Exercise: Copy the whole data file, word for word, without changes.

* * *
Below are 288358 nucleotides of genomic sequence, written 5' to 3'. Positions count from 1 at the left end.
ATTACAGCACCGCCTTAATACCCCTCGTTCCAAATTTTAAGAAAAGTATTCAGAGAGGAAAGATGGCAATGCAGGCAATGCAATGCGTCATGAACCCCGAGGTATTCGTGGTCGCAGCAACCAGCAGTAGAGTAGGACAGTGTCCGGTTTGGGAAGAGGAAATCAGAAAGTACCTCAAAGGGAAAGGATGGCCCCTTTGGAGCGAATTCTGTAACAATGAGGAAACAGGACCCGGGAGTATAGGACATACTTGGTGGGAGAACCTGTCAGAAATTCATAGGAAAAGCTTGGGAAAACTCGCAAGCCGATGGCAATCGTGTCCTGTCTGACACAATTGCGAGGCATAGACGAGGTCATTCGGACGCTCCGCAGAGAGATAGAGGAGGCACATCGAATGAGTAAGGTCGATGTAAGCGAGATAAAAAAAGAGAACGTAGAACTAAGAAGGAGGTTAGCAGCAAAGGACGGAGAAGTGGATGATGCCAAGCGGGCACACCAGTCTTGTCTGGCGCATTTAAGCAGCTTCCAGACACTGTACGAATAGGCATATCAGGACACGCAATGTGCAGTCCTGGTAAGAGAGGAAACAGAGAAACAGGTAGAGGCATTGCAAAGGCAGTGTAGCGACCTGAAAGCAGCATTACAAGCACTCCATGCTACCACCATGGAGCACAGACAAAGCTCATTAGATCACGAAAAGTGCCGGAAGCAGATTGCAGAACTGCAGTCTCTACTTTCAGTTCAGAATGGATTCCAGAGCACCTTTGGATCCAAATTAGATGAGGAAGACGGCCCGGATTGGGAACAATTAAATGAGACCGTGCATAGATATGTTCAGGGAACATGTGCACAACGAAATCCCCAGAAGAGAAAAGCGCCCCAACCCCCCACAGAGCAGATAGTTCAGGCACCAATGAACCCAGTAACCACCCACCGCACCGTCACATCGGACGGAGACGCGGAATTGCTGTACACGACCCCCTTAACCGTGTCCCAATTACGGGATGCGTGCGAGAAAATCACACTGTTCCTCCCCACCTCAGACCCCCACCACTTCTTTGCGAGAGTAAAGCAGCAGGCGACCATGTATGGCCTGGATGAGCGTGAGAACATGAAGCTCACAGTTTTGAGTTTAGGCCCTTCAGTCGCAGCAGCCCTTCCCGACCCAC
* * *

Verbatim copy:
Below are 288358 nucleotides of genomic sequence, written 5' to 3'. Positions count from 1 at the left end.
ATTACAGCACCGCCTTAATACCCCTCGTTCCAAATTTTAAGAAAAGTATTCAGAGAGGAAAGATGGCAATGCAGGCAATGCAATGCGTCATGAACCCCGAGGTATTCGTGGTCGCAGCAACCAGCAGTAGAGTAGGACAGTGTCCGGTTTGGGAAGAGGAAATCAGAAAGTACCTCAAAGGGAAAGGATGGCCCCTTTGGAGCGAATTCTGTAACAATGAGGAAACAGGACCCGGGAGTATAGGACATACTTGGTGGGAGAACCTGTCAGAAATTCATAGGAAAAGCTTGGGAAAACTCGCAAGCCGATGGCAATCGTGTCCTGTCTGACACAATTGCGAGGCATAGACGAGGTCATTCGGACGCTCCGCAGAGAGATAGAGGAGGCACATCGAATGAGTAAGGTCGATGTAAGCGAGATAAAAAAAGAGAACGTAGAACTAAGAAGGAGGTTAGCAGCAAAGGACGGAGAAGTGGATGATGCCAAGCGGGCACACCAGTCTTGTCTGGCGCATTTAAGCAGCTTCCAGACACTGTACGAATAGGCATATCAGGACACGCAATGTGCAGTCCTGGTAAGAGAGGAAACAGAGAAACAGGTAGAGGCATTGCAAAGGCAGTGTAGCGACCTGAAAGCAGCATTACAAGCACTCCATGCTACCACCATGGAGCACAGACAAAGCTCATTAGATCACGAAAAGTGCCGGAAGCAGATTGCAGAACTGCAGTCTCTACTTTCAGTTCAGAATGGATTCCAGAGCACCTTTGGATCCAAATTAGATGAGGAAGACGGCCCGGATTGGGAACAATTAAATGAGACCGTGCATAGATATGTTCAGGGAACATGTGCACAACGAAATCCCCAGAAGAGAAAAGCGCCCCAACCCCCCACAGAGCAGATAGTTCAGGCACCAATGAACCCAGTAACCACCCACCGCACCGTCACATCGGACGGAGACGCGGAATTGCTGTACACGACCCCCTTAACCGTGTCCCAATTACGGGATGCGTGCGAGAAAATCACACTGTTCCTCCCCACCTCAGACCCCCACCACTTCTTTGCGAGAGTAAAGCAGCAGGCGACCATGTATGGCCTGGATGAGCGTGAGAACATGAAGCTCACAGTTTTGAGTTTAGGCCCTTCAGTCGCAGCAGCCCTTCCCGACCCAC